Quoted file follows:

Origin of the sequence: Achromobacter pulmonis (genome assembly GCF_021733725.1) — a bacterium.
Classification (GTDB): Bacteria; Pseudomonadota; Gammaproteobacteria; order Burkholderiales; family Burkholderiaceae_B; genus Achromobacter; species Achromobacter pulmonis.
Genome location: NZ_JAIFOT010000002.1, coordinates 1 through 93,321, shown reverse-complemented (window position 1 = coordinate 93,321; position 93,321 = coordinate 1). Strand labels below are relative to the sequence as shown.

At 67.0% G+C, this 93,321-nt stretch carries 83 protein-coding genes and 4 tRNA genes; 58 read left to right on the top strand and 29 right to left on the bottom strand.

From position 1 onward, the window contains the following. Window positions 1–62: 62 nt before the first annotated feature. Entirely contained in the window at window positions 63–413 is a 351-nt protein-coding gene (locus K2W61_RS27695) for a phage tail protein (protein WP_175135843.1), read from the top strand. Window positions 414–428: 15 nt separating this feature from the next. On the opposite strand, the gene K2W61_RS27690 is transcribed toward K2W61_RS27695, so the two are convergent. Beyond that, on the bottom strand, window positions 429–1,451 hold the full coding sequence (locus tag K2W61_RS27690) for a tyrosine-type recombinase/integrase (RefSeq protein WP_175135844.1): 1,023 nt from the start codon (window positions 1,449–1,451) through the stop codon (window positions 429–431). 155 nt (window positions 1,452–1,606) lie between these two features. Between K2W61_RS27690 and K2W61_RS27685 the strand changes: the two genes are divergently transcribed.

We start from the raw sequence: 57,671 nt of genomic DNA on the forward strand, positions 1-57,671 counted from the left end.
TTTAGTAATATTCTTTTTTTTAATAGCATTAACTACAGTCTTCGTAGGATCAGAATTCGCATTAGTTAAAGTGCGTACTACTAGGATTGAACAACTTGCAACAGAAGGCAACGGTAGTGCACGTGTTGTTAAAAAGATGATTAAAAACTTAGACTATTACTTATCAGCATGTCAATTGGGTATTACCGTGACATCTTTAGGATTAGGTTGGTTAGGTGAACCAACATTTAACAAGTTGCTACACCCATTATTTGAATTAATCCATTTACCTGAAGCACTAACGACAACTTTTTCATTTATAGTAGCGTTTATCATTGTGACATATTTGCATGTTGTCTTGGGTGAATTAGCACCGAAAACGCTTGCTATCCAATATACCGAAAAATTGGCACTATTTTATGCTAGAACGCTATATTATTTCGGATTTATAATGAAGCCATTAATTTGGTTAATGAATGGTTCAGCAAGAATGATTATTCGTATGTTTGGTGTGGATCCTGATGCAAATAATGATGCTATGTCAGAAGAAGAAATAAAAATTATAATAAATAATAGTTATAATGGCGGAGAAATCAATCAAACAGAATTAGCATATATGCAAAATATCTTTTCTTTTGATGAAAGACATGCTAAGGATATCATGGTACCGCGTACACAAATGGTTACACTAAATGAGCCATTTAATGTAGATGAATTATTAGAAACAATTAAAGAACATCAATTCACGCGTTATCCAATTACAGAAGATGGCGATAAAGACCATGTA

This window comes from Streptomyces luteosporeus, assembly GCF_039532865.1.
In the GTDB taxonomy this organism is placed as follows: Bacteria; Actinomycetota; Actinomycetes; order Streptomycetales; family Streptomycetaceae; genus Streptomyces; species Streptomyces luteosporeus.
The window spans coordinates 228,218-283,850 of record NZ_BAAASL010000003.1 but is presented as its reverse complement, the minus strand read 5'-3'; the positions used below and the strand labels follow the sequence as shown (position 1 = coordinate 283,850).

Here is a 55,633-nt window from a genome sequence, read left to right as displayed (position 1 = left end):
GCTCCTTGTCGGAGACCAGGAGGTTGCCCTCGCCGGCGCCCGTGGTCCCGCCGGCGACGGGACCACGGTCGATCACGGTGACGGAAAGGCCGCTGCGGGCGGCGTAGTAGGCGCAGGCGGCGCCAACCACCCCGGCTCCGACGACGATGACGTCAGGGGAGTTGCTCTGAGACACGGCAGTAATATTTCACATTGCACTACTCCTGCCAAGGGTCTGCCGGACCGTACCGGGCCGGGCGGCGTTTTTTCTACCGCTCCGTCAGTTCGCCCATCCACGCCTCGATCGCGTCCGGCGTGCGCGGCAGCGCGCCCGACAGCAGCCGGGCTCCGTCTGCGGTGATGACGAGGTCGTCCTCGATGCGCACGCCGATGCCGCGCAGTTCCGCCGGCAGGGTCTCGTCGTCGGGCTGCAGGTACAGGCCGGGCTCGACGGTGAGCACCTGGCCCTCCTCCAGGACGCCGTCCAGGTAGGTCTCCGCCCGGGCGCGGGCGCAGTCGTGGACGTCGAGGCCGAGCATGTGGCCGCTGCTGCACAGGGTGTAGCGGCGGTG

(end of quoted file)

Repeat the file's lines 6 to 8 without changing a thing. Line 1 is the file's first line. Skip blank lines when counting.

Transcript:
We start from the raw sequence: 57,671 nt of genomic DNA on the forward strand, positions 1-57,671 counted from the left end.
TTTAGTAATATTCTTTTTTTTAATAGCATTAACTACAGTCTTCGTAGGATCAGAATTCGCATTAGTTAAAGTGCGTACTACTAGGATTGAACAACTTGCAACAGAAGGCAACGGTAGTGCACGTGTTGTTAAAAAGATGATTAAAAACTTAGACTATTACTTATCAGCATGTCAATTGGGTATTACCGTGACATCTTTAGGATTAGGTTGGTTAGGTGAACCAACATTTAACAAGTTGCTACACCCATTATTTGAATTAATCCATTTACCTGAAGCACTAACGACAACTTTTTCATTTATAGTAGCGTTTATCATTGTGACATATTTGCATGTTGTCTTGGGTGAATTAGCACCGAAAACGCTTGCTATCCAATATACCGAAAAATTGGCACTATTTTATGCTAGAACGCTATATTATTTCGGATTTATAATGAAGCCATTAATTTGGTTAATGAATGGTTCAGCAAGAATGATTATTCGTATGTTTGGTGTGGATCCTGATGCAAATAATGATGCTATGTCAGAAGAAGAAATAAAAATTATAATAAATAATAGTTATAATGGCGGAGAAATCAATCAAACAGAATTAGCATATATGCAAAATATCTTTTCTTTTGATGAAAGACATGCTAAGGATATCATGGTACCGCGTACACAAATGGTTACACTAAATGAGCCATTTAATGTAGATGAATTATTAGAAACAATTAAAGAACATCAATTCACGCGTTATCCAATTACAGAAGATGGCGATAAAGACCATGTA

This window comes from Streptomyces luteosporeus, assembly GCF_039532865.1.